The rules-based order never fully matched its founders’ aspirations. Its reach was limited to the West throughout the Cold War. Large portions of the world lived under communist domination outside the order, and even more lived uneasily between the two. Cold War divisions, moreover, limited what the United Nations and other international institutions could do. The United States at times failed to live up to its lofty rhetoric as narrow interests trumped broader ones in its foreign policy choices. Human rights were often sacrificed to political expediency. And global leadership didn’t guarantee good judgment, as the Bay of Pigs and the Vietnam War attested.
Yet even taking these failures into account, the American decision to lead the Free World after World War II was a historic success. Europe and Japan were rebuilt. The reach of democracy and human rights was extended. Most important, American leadership helped facilitate one of history’s great geopolitical triumphs: the peaceful collapse of the Soviet Union. That in turn created the opportunity to extend the benefits of the American-led order well beyond the West. Washington believed it had discovered “the secret sauce” of national success and was eager to share it. Just as important, other capitals were eager to embrace Washington’s guidance.
Democracy was on the march. Global trade boomed. Hundreds of millions were lifted from abject poverty. For a moment it seemed that the world had reached the “end of history.”
But history didn’t end. Even as the ambitions for what US foreign policy could achieve grew in the post–Cold War era and Americans became comfortable thinking of themselves as the “indispensable nation,” the world they had created was unraveling. Great-power competition once thought dead began to revive. The rapid growth in the movement of goods, money, people, and ideas across borders—globalization, as it came to be called—produced more problems and at a faster rate than national governments could handle. International institutions seemed stuck in the Cold War, unable to grapple with these new transnational challenges. The Middle East was in turmoil, populism was rising, and terrorists were striking with seeming impunity around the globe. Two decades after the end of the Cold War, the optimism of a Pax Americana had given way, as Richard Haass aptly put it, to “a world in disarray.”
This disarray had multiple causes. Countries like Russia and Iran never accepted the premises of American global leadership or the world it sought to create, and they resented what they saw as the United States treading on their interests. They preferred traditional geopolitics, where they dominated their regional spheres of interest, and sought to return to it. Meanwhile, policy makers in Washington failed to see just how quickly their recipe of market economics and open trade would generate the “rise of the rest,” as Fareed Zakaria described it, and didn’t anticipate what it would mean for American leadership. They hoped to get “responsible stakeholders” who would gradually take on more responsibilities while still deferring to Washington’s lead. They instead got countries that often preferred free riding on Washington’s efforts or championing their own ideas for improvements to the rules-based order. Finally, Washington’s own missteps and misjudgments undercut its leadership. The invasion of Iraq plunged the United States into an intractable Middle East maelstrom and sowed doubts about the wisdom of American leaders. The Great Recession of 2008–2009 threw into question Washington’s recipe for success. Free markets and open trade suddenly looked to be the road to ruin rather than the path to success.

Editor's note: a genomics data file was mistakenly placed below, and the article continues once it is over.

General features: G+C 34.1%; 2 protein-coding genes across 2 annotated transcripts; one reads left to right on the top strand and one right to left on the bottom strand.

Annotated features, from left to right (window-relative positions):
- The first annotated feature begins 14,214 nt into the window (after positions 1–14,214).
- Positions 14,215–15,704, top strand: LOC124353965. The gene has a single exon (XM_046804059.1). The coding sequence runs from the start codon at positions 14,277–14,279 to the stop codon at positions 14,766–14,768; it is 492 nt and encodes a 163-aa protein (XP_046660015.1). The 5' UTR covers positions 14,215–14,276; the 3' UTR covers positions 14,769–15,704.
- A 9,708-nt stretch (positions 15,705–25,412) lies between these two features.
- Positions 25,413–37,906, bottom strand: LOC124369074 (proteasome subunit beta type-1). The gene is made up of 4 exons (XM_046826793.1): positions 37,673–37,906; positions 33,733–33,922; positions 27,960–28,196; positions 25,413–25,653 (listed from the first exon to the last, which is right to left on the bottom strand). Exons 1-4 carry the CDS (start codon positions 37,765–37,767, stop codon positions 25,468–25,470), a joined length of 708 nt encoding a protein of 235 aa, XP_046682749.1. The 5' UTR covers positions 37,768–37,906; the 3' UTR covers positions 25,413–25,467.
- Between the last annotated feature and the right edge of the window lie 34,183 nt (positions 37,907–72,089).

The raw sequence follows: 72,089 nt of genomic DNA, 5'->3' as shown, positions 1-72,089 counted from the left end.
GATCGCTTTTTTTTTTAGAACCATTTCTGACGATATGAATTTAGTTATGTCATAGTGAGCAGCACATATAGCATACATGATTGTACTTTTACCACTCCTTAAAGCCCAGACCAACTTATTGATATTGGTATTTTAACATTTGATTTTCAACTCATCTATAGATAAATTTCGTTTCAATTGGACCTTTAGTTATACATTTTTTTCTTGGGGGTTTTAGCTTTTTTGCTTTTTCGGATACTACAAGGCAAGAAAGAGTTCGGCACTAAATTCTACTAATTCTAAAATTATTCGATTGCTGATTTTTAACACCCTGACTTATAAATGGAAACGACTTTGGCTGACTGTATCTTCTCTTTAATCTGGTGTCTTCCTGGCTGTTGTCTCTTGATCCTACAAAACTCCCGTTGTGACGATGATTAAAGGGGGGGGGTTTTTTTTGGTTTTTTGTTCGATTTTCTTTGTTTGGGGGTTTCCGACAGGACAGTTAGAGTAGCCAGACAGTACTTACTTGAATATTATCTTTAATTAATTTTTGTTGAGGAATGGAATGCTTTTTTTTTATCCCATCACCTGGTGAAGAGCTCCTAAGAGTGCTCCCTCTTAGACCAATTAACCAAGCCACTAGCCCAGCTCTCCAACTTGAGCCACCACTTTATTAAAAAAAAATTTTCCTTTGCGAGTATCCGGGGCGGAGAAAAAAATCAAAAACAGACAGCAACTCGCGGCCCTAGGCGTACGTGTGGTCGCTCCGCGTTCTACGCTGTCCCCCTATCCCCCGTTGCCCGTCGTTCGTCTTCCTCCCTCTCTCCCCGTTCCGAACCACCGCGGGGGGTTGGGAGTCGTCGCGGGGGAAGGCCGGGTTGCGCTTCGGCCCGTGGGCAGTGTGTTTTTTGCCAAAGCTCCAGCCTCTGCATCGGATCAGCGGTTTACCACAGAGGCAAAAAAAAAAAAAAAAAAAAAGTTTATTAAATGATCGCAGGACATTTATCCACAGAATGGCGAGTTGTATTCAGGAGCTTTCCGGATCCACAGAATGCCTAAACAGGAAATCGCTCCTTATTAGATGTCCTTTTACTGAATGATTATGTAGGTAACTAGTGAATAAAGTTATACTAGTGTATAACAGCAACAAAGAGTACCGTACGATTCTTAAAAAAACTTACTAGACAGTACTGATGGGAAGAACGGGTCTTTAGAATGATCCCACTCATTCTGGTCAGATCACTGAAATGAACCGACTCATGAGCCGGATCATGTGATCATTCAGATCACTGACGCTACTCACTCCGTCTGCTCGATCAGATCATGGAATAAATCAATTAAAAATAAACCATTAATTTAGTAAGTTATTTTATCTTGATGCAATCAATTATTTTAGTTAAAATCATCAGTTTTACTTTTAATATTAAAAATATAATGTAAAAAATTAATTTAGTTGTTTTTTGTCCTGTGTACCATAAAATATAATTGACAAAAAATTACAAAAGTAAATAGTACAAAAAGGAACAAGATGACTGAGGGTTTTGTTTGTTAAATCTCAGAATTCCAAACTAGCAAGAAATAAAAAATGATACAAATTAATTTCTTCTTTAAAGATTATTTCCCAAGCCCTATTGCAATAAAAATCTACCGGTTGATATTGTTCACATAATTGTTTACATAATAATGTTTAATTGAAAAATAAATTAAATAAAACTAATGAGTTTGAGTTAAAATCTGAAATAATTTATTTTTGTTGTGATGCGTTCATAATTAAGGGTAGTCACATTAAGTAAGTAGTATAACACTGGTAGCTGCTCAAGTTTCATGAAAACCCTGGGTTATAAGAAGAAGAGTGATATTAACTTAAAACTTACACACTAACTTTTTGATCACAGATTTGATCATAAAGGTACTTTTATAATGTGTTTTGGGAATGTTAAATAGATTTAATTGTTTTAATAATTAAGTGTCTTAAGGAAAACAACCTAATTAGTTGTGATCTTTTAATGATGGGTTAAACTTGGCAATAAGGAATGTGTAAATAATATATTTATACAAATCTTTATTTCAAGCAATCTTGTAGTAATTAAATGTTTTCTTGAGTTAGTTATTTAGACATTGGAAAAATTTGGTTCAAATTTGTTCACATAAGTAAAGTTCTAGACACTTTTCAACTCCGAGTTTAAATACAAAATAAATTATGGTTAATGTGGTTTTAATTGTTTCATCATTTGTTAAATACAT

Saddled with the bitter harvest of the Iraq War and the Great Recession, Barack Obama came to office amid a growing realization within the foreign policy establishment that American global leadership needed to be adjusted and the rules-based order put on a more sustainable footing.
Obama sought the answer in encouraging allies to do more, confronting a rising China with a “pivot” to Asia, and ostracizing a belligerent Russia. Whatever the merits of that strategy, it failed to produce quick results. Obama ended his presidency knowing that the job remained unfinished. “American leadership in this world really is indispensable,” he wrote in a letter he left behind on the Resolute desk in the Oval Office for his successor. “It’s up to us, through action and example, to sustain the international order that’s expanded steadily since the end of the Cold War, and upon which our own wealth and safety depend.” It was heartfelt advice from the outgoing president. It was not advice that Donald Trump would take.
From THE EMPTY THRONE: America’s Abdication of Global Leadership, by Ivo H. Daalder and James M. Lindsay. Reprinted with permission from PublicAffairs, a division of the Hachette Book Group.